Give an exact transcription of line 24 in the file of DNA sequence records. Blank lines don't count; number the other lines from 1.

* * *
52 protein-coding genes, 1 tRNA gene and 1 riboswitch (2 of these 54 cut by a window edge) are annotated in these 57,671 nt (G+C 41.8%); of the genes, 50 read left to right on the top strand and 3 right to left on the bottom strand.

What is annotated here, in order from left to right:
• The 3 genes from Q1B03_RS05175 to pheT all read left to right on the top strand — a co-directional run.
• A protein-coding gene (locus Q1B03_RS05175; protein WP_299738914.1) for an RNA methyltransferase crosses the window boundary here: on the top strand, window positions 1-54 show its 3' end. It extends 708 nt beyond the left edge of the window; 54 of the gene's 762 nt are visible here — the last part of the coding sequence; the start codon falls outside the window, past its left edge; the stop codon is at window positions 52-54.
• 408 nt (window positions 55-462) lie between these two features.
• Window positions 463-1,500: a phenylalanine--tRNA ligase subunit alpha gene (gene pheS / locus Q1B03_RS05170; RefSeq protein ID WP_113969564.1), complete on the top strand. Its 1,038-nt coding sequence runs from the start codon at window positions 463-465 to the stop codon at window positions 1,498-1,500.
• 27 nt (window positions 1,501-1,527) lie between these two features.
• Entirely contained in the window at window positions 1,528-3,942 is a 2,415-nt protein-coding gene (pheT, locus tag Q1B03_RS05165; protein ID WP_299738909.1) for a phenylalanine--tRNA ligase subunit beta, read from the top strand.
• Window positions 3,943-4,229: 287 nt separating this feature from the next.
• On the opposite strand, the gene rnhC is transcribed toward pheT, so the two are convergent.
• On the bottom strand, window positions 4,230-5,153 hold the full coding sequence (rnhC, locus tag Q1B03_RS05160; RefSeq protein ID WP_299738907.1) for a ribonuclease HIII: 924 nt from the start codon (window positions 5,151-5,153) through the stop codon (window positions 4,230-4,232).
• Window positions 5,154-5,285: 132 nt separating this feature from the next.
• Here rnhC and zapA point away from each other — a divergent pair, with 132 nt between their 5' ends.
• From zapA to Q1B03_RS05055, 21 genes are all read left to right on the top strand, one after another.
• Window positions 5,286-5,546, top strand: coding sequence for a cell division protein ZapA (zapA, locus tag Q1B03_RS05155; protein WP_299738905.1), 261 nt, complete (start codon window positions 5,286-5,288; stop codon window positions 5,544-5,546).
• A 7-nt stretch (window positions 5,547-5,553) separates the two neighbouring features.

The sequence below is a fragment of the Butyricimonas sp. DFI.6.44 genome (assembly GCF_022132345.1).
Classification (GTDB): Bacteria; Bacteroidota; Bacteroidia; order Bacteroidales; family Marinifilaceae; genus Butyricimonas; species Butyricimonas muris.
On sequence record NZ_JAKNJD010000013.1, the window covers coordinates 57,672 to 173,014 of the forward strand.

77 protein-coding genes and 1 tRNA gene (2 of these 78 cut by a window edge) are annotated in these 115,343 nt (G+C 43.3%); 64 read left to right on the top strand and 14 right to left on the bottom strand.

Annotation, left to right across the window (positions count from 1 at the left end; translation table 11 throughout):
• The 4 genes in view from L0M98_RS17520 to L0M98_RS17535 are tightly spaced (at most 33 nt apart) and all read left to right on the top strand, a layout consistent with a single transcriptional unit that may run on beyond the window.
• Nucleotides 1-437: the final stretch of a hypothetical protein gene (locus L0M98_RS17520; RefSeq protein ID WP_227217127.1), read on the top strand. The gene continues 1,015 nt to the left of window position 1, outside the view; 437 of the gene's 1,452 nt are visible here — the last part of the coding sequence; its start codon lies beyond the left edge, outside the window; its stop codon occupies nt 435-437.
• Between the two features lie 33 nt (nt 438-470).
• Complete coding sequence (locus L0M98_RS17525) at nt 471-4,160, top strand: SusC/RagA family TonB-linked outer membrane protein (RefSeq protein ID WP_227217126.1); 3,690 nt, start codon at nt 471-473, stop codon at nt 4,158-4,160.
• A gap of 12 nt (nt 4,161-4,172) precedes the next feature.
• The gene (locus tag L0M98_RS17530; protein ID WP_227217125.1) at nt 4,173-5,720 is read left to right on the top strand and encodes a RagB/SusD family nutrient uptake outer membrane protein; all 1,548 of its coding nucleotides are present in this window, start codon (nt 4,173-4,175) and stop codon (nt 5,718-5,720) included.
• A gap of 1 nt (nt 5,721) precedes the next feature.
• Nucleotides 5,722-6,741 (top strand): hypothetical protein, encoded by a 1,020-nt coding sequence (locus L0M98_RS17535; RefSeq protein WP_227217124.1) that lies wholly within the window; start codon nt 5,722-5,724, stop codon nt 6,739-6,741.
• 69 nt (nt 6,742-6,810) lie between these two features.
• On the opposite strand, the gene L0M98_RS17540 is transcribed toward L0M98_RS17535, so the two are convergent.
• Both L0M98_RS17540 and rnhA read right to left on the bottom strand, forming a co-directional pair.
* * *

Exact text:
• Between the two features lie 33 nt (nt 438-470).